Changing the way the UK approaches large scale offshore grid networks could save the UK billions of pounds in the long term, according to a new report from the Government. DECC has offered its support to regulator Ofgem to implement efficient offshore infrastructure, which could help the Government reduce the cost of offshore wind.
A consultation between both Ofgem and DECC has identified a chance to lower costs by building interlinking grids, rather than individual connections for each wind farm or marine hub.
A co-ordinated approach such as this could reduce costs by 15%, up to £3.5 billion, the report claims. The UK is expected to develop large amounts of offshore wind generation in the next decade; the Government’s ‘Renewable Energy Roadmap’ suggests that by 2020, between 11 and 18GW of wind capacity could be built off Britain’s coast, making an efficient grid a must.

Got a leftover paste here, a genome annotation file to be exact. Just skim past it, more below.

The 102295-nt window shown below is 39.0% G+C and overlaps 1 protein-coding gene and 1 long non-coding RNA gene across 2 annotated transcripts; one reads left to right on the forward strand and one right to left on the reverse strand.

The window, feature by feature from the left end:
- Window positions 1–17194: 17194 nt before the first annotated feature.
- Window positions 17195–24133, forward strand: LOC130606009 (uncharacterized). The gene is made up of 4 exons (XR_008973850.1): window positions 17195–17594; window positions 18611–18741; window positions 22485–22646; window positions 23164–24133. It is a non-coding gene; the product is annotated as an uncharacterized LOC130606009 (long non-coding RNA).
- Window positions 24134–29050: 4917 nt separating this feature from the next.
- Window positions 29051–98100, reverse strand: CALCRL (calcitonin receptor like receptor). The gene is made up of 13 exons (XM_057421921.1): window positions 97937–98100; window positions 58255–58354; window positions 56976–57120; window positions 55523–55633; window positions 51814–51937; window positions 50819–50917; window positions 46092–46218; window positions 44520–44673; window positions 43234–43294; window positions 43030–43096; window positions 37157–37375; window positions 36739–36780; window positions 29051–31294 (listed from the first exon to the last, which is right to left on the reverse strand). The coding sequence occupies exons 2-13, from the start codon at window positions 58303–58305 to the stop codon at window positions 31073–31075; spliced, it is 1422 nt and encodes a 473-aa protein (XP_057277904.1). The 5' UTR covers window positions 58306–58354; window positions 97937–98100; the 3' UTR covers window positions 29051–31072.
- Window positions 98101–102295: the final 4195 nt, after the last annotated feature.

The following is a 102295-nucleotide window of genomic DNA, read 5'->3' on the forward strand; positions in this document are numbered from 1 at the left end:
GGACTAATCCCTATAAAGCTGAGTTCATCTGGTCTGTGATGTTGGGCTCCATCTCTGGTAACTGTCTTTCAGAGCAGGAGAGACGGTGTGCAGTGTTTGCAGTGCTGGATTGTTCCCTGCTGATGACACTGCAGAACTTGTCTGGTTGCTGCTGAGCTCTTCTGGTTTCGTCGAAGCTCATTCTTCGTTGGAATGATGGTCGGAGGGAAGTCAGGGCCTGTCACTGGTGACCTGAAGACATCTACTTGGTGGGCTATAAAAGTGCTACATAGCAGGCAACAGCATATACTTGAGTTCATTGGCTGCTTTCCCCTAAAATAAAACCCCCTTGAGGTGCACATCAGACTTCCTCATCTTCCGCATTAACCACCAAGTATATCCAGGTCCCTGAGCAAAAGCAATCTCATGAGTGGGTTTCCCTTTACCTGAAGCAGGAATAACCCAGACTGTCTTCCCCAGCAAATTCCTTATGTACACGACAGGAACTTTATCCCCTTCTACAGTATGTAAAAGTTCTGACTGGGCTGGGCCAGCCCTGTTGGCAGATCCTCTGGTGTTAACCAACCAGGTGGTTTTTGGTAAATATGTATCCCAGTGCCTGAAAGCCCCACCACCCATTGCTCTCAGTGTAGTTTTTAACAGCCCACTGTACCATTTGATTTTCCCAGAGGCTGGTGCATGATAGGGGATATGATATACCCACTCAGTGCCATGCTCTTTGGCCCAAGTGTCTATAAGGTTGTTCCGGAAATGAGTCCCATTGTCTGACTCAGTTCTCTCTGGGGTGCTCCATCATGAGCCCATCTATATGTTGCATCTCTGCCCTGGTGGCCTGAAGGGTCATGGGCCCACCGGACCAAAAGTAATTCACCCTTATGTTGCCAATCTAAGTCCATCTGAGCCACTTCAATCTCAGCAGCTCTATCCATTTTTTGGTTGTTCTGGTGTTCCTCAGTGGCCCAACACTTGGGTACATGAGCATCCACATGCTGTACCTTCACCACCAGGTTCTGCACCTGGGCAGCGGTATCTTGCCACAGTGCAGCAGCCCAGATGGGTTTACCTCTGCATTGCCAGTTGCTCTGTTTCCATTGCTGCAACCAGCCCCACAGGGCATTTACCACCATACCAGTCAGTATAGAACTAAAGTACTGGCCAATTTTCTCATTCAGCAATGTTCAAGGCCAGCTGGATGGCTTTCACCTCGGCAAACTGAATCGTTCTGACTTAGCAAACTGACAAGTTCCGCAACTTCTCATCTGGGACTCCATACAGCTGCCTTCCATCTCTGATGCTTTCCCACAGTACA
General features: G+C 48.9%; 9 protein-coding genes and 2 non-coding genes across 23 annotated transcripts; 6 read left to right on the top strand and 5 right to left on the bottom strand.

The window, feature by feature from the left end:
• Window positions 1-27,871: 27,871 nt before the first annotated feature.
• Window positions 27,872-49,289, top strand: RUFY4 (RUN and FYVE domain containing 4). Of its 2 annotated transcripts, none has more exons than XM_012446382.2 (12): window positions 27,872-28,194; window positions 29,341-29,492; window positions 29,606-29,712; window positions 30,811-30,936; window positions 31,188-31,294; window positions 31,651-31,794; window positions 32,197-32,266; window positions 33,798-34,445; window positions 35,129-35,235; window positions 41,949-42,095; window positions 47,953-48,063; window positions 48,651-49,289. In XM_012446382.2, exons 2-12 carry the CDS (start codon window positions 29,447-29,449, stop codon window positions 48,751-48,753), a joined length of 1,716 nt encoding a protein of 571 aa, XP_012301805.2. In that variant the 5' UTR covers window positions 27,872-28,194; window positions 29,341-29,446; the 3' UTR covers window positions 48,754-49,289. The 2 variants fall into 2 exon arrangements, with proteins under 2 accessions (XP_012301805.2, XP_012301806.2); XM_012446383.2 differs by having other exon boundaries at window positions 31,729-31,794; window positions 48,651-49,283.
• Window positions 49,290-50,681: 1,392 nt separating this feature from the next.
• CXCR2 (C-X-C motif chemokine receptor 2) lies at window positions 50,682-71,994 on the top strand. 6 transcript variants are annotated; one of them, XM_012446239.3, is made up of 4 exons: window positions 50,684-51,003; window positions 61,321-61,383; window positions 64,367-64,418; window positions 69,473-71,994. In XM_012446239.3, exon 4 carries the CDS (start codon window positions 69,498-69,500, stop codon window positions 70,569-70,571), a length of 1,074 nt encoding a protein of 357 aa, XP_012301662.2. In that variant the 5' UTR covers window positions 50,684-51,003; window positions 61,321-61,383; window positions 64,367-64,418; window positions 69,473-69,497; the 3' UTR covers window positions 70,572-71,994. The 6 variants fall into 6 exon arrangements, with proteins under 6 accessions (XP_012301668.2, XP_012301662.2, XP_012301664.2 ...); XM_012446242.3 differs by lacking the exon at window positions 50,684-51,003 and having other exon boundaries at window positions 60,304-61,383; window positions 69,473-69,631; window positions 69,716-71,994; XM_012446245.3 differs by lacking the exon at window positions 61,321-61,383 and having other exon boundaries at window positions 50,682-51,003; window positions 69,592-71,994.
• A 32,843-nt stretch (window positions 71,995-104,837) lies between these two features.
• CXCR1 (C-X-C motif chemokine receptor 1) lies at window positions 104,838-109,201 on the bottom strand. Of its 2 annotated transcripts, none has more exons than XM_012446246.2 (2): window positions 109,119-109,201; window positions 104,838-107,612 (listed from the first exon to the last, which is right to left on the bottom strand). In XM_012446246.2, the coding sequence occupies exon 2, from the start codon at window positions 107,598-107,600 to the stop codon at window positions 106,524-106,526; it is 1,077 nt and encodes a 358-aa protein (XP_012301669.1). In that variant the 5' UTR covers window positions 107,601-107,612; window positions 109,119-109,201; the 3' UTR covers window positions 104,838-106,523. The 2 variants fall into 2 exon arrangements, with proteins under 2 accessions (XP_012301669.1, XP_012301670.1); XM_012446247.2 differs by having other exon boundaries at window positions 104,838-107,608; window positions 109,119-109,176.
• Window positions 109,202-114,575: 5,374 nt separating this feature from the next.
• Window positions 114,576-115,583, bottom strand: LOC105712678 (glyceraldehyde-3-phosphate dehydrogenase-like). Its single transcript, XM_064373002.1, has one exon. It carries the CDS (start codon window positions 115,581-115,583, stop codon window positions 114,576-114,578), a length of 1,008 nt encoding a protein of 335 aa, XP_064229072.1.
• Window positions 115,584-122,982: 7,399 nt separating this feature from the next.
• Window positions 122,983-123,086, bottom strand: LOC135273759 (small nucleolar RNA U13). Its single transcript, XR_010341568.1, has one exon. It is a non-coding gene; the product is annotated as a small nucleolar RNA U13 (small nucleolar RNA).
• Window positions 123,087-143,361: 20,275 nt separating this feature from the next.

Robert Hull, Managing Director of Commercial at Ofgem E-Serve said: “We want to continue making savings, which is why coordinating links, where this can increase efficiency, is so important. We consider we can do this in a way that protects customers while providing stability and certainty for wind farm investors and prospective offshore transmission owners.”
The report also suggests this improvement could pave the way for a North Sea network linking the UK to other European countries more effectively.
National Grid’s Executive Director Nick Winser welcomed the idea of better co-ordination: “We have always supported an integrated and linked approach to connecting the potential of offshore wind and agree that this is absolutely the right approach. Individual connections for each potential site would take longer and cost more.”
This is also a positive step forward for the evolution of an offshore ‘supergrid’. Greater co-ordination will give us more flexibility to connect to our European neighbours and share the potential of renewable generation, bringing further benefits to the UK and the North Seas region.”